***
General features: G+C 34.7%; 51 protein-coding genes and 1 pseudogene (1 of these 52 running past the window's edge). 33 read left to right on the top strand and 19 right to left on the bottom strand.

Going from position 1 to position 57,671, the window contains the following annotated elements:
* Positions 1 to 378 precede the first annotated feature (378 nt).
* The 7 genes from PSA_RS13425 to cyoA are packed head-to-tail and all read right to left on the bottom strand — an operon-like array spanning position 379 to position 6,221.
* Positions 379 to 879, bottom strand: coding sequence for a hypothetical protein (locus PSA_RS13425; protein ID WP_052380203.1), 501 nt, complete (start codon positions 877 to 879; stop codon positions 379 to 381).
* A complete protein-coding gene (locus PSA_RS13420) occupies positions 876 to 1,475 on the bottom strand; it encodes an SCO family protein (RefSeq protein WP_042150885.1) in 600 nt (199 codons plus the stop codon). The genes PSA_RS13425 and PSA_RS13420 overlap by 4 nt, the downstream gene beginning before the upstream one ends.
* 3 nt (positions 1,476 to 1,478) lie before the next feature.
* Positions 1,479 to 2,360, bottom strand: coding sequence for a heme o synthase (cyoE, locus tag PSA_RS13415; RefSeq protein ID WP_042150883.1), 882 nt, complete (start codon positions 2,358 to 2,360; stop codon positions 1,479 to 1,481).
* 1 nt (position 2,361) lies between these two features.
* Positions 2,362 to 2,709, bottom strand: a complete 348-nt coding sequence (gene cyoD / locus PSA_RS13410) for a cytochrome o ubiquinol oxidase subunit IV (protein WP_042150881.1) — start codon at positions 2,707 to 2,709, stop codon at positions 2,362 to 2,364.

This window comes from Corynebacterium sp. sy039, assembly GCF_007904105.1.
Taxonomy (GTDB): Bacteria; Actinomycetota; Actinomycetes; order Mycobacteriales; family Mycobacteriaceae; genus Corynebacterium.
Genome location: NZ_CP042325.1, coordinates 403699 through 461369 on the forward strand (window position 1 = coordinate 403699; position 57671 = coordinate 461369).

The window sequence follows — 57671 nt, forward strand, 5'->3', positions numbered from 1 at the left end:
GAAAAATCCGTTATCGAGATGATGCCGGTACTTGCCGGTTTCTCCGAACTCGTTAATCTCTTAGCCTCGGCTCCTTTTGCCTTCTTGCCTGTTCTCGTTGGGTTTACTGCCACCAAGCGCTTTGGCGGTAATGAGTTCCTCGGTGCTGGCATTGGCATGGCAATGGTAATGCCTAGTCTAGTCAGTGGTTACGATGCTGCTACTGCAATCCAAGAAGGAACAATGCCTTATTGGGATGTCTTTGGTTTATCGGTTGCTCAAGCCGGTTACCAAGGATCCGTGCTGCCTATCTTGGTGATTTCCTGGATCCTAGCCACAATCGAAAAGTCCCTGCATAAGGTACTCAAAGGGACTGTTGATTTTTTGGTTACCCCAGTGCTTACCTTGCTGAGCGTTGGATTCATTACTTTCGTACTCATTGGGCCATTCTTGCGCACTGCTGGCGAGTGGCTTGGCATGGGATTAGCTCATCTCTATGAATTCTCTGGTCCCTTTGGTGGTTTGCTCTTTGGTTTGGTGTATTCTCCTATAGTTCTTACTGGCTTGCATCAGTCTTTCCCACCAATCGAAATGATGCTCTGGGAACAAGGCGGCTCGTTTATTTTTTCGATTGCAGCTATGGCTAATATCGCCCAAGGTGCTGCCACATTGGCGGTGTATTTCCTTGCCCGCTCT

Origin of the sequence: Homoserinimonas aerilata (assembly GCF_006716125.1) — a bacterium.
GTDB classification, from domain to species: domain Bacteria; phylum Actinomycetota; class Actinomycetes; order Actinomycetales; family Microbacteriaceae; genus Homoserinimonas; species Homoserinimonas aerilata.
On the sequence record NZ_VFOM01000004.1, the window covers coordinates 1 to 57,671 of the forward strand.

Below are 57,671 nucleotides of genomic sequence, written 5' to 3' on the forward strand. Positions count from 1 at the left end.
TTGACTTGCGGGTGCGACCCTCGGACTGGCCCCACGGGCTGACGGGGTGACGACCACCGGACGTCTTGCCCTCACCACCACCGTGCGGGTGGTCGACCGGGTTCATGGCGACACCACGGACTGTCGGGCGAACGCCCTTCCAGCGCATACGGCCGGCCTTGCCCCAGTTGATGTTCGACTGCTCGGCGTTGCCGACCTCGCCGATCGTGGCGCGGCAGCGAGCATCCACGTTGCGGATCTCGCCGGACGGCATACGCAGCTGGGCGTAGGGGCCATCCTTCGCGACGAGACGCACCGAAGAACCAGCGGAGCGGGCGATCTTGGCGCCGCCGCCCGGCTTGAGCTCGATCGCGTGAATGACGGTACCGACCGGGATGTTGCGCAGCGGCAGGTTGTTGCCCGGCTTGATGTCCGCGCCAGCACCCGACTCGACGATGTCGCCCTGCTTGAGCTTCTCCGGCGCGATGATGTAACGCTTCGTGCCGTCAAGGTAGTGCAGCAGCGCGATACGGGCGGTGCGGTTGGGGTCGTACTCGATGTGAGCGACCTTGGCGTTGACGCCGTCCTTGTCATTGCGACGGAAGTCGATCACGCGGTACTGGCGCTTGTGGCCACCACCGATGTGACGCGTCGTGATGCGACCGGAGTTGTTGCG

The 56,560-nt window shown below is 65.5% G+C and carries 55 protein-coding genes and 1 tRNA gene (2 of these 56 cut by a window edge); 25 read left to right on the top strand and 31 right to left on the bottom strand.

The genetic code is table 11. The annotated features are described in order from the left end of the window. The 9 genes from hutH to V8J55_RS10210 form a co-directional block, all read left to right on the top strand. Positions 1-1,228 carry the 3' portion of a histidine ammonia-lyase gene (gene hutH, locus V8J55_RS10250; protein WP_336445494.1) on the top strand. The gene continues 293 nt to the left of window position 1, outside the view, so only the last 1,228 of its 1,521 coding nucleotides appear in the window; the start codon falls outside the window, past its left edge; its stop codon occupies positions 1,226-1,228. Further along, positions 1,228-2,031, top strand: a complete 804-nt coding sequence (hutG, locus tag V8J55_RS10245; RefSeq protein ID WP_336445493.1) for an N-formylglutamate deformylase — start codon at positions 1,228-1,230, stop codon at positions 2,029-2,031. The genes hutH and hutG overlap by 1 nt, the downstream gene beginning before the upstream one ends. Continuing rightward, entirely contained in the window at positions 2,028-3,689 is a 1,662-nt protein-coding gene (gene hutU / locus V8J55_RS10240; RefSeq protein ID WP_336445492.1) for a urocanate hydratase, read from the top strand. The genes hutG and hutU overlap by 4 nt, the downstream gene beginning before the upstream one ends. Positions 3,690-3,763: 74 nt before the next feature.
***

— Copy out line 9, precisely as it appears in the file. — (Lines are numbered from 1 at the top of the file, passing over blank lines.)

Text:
* 1 nt (position 2,361) lies between these two features.